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Scottish Presbyterians (X) History (X) Penn State University's Electronic Classics (X)

       
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A Legend of Montrose

By: Sir Walter Scott

...g these ancient authorities, I must not forget the more modern sketch of a Scottish soldier of the old fashion, by a masterhand, in the character of L... ...ssess- ing many and powerful friends even north of the Forth and T ay,—the Scottish Convention of Estates saw no danger suf- ficient to induce them to... ... Charles and his subjects of Scotland had been carefully observed; but the Scottish rulers were well aware that this peace had been ex- torted from th... ...y a poor and discontented nobility, under whom it was officered chiefly by Scottish soldiers of fortune, who had served in the German wars until they ... ...s of his domination, had fired the train, by attempting to impose upon the Scottish people church ceremonies foreign to their habits and opinions. The... ...ent, he contrived at once to gratify and to elude the eager desires of the Presbyterians, by qualifying the obli- gation to reform the Church of Engla...

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A Child's History of England

By: Charles Dickens

...d afterwards, where his sis ter, who was young and beautiful, married the Scottish King. Edgar himself was not important enough for anybody to care m... ...ng away from Dover, where he happened to be), and went on to Lon don. The Scottish King, with whom many of the Northern English Lords had taken refug... ... Merton Abbey upon these conditions, and journeyed away to see his wife: a Scottish Princess who was then at St. Edmund’s Bury. Almost as soon as he h... ...ried to Margaret, King Edward’s sister. All their children being dead, the Scottish crown became the right of a young Princess only eight years old, t... ...Bor der land where England and Scotland joined. There, he called upon the Scottish gentlemen to meet him at the Castle of Norham, on the English side... ...the Covenanters; and Sharp, a traitor who had once been the friend of the Presbyterians and be trayed them, was made Archbishop of St. Andrew’s, to ... ...ad turned Catholic himself, and pretended that he knew of a plot among the Presbyterians against the King’s life. This was very pleasant to the Duke o...

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On Heroes, Hero-Worship, And the Heroic in History

By: Thomas Carlyle

... is one. Hynde Etin, and still more decisively Red Etin of Ireland, in the Scottish Ballads, these are both derived from Norseland; Etin is evi- dentl... ...gether could not be? High Duchesses, and ostlers of inns, gather round the Scottish rustic, Burns;—a strange feeling dwelling in each that they never ... ..., with universal three- times-three! It seems to me hard measure that this Scottish man, now after three hundred years, should have to plead like a cu... ...soul of all the British lands came among us in the shape of a hard- handed Scottish Peasant. 160 Thomas Carlyle His Father, a poor toiling man, tried... ...ain with. You must get out of that man’s way, or put him out of yours! The Presbyterians, in their de- spair, were still for believing Charles, though...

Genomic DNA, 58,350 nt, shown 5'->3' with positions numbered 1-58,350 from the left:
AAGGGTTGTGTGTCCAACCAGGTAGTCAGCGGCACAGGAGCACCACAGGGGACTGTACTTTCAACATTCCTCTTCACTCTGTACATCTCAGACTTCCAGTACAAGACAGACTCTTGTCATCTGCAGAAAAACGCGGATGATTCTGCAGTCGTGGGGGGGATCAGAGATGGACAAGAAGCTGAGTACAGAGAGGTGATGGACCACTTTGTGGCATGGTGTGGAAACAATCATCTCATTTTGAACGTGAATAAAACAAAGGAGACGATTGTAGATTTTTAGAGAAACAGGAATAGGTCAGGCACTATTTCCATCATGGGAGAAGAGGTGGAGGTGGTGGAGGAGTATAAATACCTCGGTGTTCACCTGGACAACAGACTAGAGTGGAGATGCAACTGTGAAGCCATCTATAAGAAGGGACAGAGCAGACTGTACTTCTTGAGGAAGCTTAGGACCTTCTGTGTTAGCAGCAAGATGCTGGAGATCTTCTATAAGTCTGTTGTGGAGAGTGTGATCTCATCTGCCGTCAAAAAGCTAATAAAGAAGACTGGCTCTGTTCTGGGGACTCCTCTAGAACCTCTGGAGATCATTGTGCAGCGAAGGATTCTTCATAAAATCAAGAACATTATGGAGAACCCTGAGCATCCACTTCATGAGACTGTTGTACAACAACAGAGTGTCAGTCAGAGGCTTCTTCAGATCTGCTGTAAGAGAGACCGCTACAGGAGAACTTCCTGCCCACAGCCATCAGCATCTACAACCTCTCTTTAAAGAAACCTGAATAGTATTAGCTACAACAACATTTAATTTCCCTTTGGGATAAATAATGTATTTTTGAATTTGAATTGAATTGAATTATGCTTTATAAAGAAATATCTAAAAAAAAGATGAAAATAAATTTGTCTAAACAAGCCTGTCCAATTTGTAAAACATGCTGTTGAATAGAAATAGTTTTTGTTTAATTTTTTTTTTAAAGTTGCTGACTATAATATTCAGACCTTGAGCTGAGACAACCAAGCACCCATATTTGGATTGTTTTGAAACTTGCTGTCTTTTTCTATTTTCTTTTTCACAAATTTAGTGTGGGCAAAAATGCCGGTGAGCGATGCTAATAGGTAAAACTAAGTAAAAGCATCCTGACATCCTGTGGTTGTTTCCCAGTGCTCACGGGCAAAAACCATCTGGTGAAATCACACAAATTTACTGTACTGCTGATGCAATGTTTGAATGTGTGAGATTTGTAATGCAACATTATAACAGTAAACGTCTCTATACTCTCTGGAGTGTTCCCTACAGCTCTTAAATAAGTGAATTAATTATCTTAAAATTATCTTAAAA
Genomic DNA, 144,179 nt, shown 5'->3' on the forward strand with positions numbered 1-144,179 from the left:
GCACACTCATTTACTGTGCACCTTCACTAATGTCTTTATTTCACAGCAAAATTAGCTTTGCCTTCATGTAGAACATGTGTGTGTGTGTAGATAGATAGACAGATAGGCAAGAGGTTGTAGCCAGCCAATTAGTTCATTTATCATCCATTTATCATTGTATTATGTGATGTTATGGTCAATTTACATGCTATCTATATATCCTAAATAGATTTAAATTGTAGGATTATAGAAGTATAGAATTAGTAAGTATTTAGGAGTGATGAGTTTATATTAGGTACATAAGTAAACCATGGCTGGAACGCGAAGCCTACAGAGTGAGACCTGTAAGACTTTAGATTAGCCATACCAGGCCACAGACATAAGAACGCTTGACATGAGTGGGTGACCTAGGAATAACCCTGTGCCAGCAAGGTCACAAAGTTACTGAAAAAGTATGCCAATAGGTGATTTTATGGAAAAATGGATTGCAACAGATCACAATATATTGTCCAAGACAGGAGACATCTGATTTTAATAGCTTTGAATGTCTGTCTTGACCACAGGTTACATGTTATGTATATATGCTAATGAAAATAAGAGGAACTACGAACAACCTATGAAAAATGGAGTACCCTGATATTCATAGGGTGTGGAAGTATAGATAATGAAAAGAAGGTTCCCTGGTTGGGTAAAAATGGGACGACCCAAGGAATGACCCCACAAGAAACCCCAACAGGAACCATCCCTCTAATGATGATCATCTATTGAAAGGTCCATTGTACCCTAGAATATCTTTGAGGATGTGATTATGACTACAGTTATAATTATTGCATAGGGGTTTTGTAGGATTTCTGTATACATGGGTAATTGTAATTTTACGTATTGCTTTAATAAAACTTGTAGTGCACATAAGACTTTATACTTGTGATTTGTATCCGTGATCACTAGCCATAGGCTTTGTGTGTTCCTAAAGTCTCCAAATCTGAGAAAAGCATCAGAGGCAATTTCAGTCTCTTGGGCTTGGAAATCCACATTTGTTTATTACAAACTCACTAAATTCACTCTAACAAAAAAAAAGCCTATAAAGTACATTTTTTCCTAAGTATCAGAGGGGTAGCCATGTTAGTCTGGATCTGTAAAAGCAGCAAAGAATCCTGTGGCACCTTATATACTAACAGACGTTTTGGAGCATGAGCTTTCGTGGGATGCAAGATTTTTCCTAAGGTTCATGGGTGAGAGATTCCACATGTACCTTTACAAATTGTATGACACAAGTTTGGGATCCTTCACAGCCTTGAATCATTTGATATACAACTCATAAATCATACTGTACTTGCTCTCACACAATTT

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The Note Book of an English Opium-Eater

By: Thomas de Quincey

...hunted through all sorts of tortures, yields a break- fast roll that (as a Scottish baker observed to me) is ‘not just that bad.’ Certainly not: not e... ... never said the thing ascribed to him here as any formal judgment, or what Scottish law would call deliver- ance, upon the ‘Hyperion.’ As to what he m... ...extravagant that the malice of those times could invent against either the Presbyterians or the Independents: and for this I suppose amongst other def...

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The Chaplet of Pearls

By: Charlotte Mary Yonge

...ill at the great door at the foot of the stairs she encountered a gigantic Scottish archer, armed to the teeth. She touched his arm, and standing with... ... and where could they be had? His grand- mother had been the daughter of a Scottish nobleman in the French service, and he had once seen a nephew of h... ...nger above mentioned, begged him to find out from Sir Robert Melville, the Scottish En- voy, all he could about the family whose designation he wrote ... ...rriage. This was Ambroise’s usual entrance, and it was merely guarded by a Scottish archer, who probably observed noth- ing. They then mounted the sto... ...eir ministry. There then was convoked the National Synod, answering to the Scottish General Assembly, excepting that the perse- cuted French Presbyter... ...g to the Scottish General Assembly, excepting that the perse- cuted French Presbyterians met in a different place every year. Delegated pastors there ...

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Lay Morals

By: Robert Louis Stevenson

...EW MCCORMICK MINISTERS OF THE GOSPEL AND ABOUT FIFTY OTHER TRUE COVENANTED PRESBYTERIANS WHO WERE KILLED IN THIS PLACE IN THEIR OWN INOCENT SELF DEFEN... ... as a gorge in Peru, a haunt of German robbers, and a peaceful vale in the Scottish borders. There is a sad absence of strik- ing argument or real liv...

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